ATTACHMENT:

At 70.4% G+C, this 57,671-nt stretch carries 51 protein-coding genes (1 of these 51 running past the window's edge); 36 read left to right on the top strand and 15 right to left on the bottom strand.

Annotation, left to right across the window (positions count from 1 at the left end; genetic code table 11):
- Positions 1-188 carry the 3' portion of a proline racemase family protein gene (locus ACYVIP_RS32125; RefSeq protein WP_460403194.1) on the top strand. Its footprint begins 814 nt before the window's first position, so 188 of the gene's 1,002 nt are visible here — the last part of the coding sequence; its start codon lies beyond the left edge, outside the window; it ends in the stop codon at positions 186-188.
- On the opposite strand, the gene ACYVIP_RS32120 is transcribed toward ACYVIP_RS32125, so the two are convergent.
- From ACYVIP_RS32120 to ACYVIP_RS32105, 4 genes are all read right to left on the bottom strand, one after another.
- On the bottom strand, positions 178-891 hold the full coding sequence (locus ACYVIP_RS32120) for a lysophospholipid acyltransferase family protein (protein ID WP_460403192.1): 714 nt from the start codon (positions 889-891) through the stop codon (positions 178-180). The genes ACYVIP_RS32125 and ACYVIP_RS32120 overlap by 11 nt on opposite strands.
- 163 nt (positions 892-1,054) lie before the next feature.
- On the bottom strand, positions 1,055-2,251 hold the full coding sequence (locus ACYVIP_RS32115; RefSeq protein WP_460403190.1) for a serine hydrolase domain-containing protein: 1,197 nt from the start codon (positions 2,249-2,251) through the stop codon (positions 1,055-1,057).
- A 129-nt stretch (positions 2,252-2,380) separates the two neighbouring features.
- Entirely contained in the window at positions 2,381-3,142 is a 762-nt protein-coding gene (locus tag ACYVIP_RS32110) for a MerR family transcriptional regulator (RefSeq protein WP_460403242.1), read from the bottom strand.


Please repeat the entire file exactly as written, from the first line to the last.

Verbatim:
At 70.4% G+C, this 57,671-nt stretch carries 51 protein-coding genes (1 of these 51 running past the window's edge); 36 read left to right on the top strand and 15 right to left on the bottom strand.

Annotation, left to right across the window (positions count from 1 at the left end; genetic code table 11):
- Positions 1-188 carry the 3' portion of a proline racemase family protein gene (locus ACYVIP_RS32125; RefSeq protein WP_460403194.1) on the top strand. Its footprint begins 814 nt before the window's first position, so 188 of the gene's 1,002 nt are visible here — the last part of the coding sequence; its start codon lies beyond the left edge, outside the window; it ends in the stop codon at positions 186-188.
- On the opposite strand, the gene ACYVIP_RS32120 is transcribed toward ACYVIP_RS32125, so the two are convergent.
- From ACYVIP_RS32120 to ACYVIP_RS32105, 4 genes are all read right to left on the bottom strand, one after another.
- On the bottom strand, positions 178-891 hold the full coding sequence (locus ACYVIP_RS32120) for a lysophospholipid acyltransferase family protein (protein ID WP_460403192.1): 714 nt from the start codon (positions 889-891) through the stop codon (positions 178-180). The genes ACYVIP_RS32125 and ACYVIP_RS32120 overlap by 11 nt on opposite strands.
- 163 nt (positions 892-1,054) lie before the next feature.
- On the bottom strand, positions 1,055-2,251 hold the full coding sequence (locus ACYVIP_RS32115; RefSeq protein WP_460403190.1) for a serine hydrolase domain-containing protein: 1,197 nt from the start codon (positions 2,249-2,251) through the stop codon (positions 1,055-1,057).
- A 129-nt stretch (positions 2,252-2,380) separates the two neighbouring features.
- Entirely contained in the window at positions 2,381-3,142 is a 762-nt protein-coding gene (locus tag ACYVIP_RS32110) for a MerR family transcriptional regulator (RefSeq protein WP_460403242.1), read from the bottom strand.